Air Transport Association (ATA) chief economist John Heimlich expects US carriers to record further financial improvements this year and next but warns of a possible slowdown in 2008. "Industry-wide results are improving in the USA," Heimlich says. "Though I don't expect the industry to break even in 2006, it should close the gap substantially on surprisingly strong revenue performance and impressive reductions in non-fuel expenses.
"At the current course, US airlines should be able to see profitability in 2007 despite soaring fuel costs. In 2008, we could see another economic slowdown as well as pressure for snapbacks in wages for some labour groups."
North American recovery
IATA's Pearce also expects further improvements among North American carriers this year because of restructuring efforts. But Pomeroy warns the current upswing and the load factors that legacy carriers are now enjoying cannot be sustained. "I'm certain legacy guys will go through another trance of anguish in America and Europe," Pomeroy says. "The trick of running away from low-cost competition to international can't continue forever. You can't cut domestic capacity forever."
Low-cost carriers continue to grow much faster than legacy carriers and in 2005 recorded 20.3% revenue growth to $23.9 billion. In fact the revenue growth gap between low-cost carriers and major carriers grew further last year - the low-cost grouping saw revenue growth increase from 20% to 20.4% while major carriers saw revenue growth cool down from 15.5% to 10%.
Low-cost carriers also enjoyed a 6.1% operating profit margin last year while major carriers only posted a 1.6% mean operating margin. Not surprisingly, several low-cost carriers have leapfrogged ahead of legacy carriers in the top 150 rankings. For example, JetBlue Airways jumped from 55 to 50, making it into the top 50 for the first time. AirTran Airways rose from 67 to 58, Brazil's GOL from 92 to 74, flybe from 121 to 117 and Norwegian from 151 to 139. The world's largest low-cost carrier, Southwest Airlines, remained in 17th spot while easyJet rose from 45 to 43 and Ryanair stayed steady at 47.
IATA's Pearce points out that despite the impressive growth in the low-cost sector only some of the carriers are highly profitable, including GOL, Southwest and Ryanair. "Most of the others are still losing money and dragging it down for the others," he says.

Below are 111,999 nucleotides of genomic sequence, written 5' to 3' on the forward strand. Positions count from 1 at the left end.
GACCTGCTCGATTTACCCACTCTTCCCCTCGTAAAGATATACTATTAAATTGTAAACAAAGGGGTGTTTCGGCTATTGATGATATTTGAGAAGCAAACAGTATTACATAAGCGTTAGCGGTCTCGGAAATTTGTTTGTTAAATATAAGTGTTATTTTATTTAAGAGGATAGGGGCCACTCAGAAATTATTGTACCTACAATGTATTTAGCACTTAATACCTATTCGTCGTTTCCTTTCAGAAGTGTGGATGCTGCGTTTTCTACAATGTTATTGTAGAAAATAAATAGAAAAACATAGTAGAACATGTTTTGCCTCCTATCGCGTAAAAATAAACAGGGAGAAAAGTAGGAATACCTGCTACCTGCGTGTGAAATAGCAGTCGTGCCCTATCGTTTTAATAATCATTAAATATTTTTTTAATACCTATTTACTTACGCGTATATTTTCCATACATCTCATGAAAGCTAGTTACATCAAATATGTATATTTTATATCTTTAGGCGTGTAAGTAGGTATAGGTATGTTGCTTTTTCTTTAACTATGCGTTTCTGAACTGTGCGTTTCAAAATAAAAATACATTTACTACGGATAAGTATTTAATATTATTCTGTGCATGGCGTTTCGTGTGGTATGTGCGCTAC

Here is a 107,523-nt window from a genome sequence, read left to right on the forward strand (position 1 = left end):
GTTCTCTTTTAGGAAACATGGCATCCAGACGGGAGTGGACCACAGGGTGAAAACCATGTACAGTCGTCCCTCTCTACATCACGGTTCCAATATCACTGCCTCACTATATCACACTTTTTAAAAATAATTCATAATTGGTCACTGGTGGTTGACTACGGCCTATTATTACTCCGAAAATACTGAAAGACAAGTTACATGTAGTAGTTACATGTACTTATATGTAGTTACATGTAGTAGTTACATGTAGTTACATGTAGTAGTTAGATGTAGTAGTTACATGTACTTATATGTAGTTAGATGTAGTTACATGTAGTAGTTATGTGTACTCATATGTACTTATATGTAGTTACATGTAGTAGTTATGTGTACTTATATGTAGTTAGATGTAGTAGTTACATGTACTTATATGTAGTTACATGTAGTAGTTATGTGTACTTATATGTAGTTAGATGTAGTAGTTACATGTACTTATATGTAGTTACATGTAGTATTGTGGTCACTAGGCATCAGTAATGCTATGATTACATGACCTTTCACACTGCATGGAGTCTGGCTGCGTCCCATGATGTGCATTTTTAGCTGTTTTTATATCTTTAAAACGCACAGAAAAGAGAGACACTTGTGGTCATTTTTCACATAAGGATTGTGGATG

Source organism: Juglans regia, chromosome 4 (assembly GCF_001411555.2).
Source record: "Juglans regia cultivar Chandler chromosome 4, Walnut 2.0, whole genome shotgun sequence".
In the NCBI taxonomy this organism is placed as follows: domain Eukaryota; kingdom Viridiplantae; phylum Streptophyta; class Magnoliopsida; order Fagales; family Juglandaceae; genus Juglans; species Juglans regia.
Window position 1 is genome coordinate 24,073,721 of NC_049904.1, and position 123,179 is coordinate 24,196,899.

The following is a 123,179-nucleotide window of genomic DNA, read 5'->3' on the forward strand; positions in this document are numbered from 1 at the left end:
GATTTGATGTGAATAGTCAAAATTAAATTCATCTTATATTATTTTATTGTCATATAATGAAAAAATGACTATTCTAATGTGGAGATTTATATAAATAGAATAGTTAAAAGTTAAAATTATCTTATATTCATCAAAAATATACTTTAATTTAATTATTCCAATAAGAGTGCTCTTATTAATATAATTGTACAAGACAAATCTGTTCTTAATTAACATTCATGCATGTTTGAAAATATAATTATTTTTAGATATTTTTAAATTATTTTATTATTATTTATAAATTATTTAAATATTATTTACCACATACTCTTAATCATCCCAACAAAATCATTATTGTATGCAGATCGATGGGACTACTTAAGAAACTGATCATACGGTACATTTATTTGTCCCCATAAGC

Regional carriers also fared well as a grouping, registering 24.6% revenue growth in 2005 to $10 billion. Regionals also enjoyed a 7.7% operating margin, although this was down from the 9.9% margin posted in 2004. The world's largest regional carrier, Utah-based SkyWest Airlines, jumped 11 places in the top 150 rankings and now stands at 49.
Middle Eastern carriers continue to chalk up huge growth figures. Top carriers from the Middle East/Africa region chalked up 18.3% revenue growth to $25.1 billion. The growth figure was second only to Latin America, which recorded a 19% increase in revenues to $15.7 billion. More impressively, Middle Eastern and African carriers posted a 6.4% operating margin last year.
The growth in the Middle East was partly driven by rapid expansion at Qatar Airways, which leaped from 84 to 71 in the world rankings. The largest Middle Eastern carrier, Emirates, jumped from 22 to 20. Pomeroy expects Middle Eastern carriers will continue to record double-digit growth as the economies in the region continue to surge. But their rate of expansion is surpassing even the torrid economic growth rates the region is experiencing. As a result, Pomeroy predicts Middle Eastern carriers will become increasingly bigger players on long-haul sectors, forcing yields to be depressed and diverting traffic from some European hubs.
Competition is also expected to intensify as carriers, in particular from the Middle East and the Indian subcontinent, begin to take delivery of aircraft from some of the record orders placed recently. "Last year was an extraordinary year for aircraft orders," says Pomeroy. "At some point all the aircraft will hit the market. Unless we have a favourable tailwind in all aspects we may be heading for some difficult times."
He points out orders are traditionally placed just after the peak is passed or at the start of a down cycle. "The aircraft that are due to be delivered in the next few years are a concern given the cycle is going down," agrees Pearce.
"I think there will be a little bit of softening but nothing material at this point," says a more optimistic Steve Udvar-Hazy, chief of leasing giant ILFC.
Carriers also must deal with escalating fuel prices just as competition looks to intensify and yields may begin eroding. "Fuel is starting to really bite now," says Harbison. "We are going to see lower profits this year."
IATA's Pearce still expects operating margins to improve slightly in 2006, driven by cost reduction initiatives. But he says the margins will still fall well short of the 9% to 10% required to cover the cost of capital. In 2005, the operating margin globally was about seven percentage points short of that figure and in North America it remained negative. The global net margin was -5.1% last year but when excluding the one-time United charges it was just under break even at -0.1%.
"The industry is now close to break even, but it is the peak of the revenue cycle and oil prices are too high," Pearce says. "These should have been extremely profitable years for the industry given the revenue growth." ■